Jackson Park was named one of Chicago’s seven most endangered buildings by Preservation Chicago, Wednesday afternoon, March 1. For the last 14 years Preservation Chicago has announced its “Chicago 7 Most Endangered Buildings List” in order to highlight buildings, structures, and other features of Chicago’s built environment that are most endangered with demolition or loss and encourage their reuse and possible restoration and renovation.
The 500-acre Jackson Park, which was designed by Frederick Law Olmstead, was the site of one of the most important events in Chicago history, the World’s Columbian Exposition of 1893 which has been memorialized with one of the four star’s on the city’s flag.
In its report, Preservation Chicago said that the threats to Jackson Park “are three-fold and interrelated.”
According to Preservation Chicago the threats include, “The construction of the Obama Library in Jackson Park, the rehabilitation and construction of the golf course spanning both Jackson and the South Shore Cultural Center parks, and the various building proposals by Project 120 in Jackson Park.”
The high level of influence by privately held organizations such as the Obama Foundation, the Chicago Parks Golf Alliance and Project 120 and the lack of substantive community involvement concerns Preservation Chicago
“The privatization of parkland is a concern across the city, including along the lakefront and in neighborhood parks for private events,” Preservation Chicago said in its report. “The increased involvement of private groups in the management of public parkland can result in the best interests of the general public, which we believe includes the preservation of historic landscapes and structures, being severely compromised in service of the interests of a select few.”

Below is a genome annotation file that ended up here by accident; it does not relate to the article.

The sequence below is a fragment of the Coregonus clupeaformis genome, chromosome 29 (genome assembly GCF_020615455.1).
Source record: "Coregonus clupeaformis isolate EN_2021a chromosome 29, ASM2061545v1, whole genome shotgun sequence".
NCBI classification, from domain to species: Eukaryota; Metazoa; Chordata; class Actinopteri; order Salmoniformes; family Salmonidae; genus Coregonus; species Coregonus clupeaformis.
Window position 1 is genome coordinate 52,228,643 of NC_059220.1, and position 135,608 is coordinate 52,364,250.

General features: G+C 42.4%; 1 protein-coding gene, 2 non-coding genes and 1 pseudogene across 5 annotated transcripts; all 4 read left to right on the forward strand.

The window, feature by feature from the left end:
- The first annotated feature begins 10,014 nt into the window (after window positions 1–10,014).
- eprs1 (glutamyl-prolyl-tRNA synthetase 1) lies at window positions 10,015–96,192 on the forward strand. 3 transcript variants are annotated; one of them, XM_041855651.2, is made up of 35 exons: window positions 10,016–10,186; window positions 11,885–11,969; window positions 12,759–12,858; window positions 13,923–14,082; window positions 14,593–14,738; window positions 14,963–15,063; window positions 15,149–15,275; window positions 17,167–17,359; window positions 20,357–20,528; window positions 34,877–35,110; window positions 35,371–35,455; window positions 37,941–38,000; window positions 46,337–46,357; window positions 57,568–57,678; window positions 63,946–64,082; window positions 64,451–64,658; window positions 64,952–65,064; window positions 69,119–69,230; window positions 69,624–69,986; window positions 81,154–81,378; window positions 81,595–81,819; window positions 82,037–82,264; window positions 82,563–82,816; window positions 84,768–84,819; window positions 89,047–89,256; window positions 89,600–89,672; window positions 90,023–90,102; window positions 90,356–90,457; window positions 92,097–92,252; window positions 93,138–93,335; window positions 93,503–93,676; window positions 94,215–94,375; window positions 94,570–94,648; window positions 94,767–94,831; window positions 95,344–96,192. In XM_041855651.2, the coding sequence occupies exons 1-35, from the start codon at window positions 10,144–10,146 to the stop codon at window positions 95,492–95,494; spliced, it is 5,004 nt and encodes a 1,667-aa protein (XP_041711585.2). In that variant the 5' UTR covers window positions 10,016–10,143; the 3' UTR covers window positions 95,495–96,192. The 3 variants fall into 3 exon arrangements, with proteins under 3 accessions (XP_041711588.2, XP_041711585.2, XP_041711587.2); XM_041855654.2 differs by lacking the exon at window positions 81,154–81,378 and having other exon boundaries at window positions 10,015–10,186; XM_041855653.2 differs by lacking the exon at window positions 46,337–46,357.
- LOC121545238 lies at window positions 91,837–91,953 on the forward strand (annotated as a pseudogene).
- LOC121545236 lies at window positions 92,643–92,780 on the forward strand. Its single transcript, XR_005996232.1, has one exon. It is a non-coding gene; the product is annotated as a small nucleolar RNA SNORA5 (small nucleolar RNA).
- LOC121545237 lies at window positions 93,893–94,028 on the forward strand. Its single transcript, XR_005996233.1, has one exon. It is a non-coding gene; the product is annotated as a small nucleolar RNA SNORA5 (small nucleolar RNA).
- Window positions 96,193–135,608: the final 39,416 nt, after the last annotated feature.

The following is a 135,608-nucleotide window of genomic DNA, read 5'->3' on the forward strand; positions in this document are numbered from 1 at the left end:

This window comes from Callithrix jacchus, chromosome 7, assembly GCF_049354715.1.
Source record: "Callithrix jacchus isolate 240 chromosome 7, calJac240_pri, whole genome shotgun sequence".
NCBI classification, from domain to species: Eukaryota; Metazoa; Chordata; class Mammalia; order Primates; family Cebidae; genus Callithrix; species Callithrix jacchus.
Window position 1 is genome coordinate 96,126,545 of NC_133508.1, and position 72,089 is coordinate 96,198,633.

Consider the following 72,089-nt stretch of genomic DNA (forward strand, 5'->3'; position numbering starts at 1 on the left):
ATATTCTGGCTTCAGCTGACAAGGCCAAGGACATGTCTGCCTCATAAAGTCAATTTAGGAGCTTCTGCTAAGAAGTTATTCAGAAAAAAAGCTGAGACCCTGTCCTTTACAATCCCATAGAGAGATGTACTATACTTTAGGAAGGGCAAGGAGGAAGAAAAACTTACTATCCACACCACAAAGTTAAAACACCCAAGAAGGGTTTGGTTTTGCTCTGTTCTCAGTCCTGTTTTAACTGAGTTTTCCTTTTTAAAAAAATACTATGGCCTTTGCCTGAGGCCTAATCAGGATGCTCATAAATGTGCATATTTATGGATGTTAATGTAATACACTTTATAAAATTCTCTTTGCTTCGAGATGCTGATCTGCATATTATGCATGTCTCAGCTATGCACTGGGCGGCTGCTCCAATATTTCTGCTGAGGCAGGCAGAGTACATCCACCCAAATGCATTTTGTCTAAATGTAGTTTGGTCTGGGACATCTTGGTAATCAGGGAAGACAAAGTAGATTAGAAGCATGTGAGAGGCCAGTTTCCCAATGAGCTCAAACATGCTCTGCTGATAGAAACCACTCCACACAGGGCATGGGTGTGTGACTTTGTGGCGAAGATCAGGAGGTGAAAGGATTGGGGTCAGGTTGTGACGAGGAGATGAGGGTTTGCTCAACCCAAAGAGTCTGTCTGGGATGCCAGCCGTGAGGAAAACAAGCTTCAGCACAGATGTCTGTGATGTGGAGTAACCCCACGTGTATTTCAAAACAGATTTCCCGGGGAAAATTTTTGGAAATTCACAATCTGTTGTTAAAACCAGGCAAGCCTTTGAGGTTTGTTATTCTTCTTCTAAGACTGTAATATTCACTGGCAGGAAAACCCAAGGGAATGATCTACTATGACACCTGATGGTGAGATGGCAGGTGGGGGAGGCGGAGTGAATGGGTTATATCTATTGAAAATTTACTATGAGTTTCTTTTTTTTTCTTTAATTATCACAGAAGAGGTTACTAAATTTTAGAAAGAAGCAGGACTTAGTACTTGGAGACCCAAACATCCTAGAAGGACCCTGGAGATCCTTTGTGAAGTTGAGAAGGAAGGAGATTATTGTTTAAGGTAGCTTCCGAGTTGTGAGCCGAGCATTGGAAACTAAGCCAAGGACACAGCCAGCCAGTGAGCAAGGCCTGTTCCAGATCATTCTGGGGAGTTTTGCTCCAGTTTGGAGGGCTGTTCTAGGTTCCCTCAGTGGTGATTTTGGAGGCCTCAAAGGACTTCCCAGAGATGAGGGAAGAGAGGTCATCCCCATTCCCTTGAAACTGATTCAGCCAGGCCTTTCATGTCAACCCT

In its report, Preservation Chicago commended Ald. Leslie Hairston (5th) for publicly demanding that the Obama Foundation participate in a community engagement process as planning for the library proceeds and for working to establish an advisory council of neighborhood residents to provide her with input on future projects in the parks.
Preservation Chicago also expressed its support of the large number of community advocacy groups that have come forward to monitor the development plans for the park such as Friends of the Parks, Jackson Park Watch, and the Jackson Park Advisory Council.
Preservation Chicago hopes to obtain open dialogue with the Chicago Park District and recommends that any construction or changes proposed in the parks be conducted with sensitivity to key features and structures of the historic park landscapes. Preservation Chicago also recommends that a percentage of the millions of dollars to be invested in new park projects be earmarked for the much needed maintenance and rehabilitation of historic park structures.
To see the full report on Jackson Park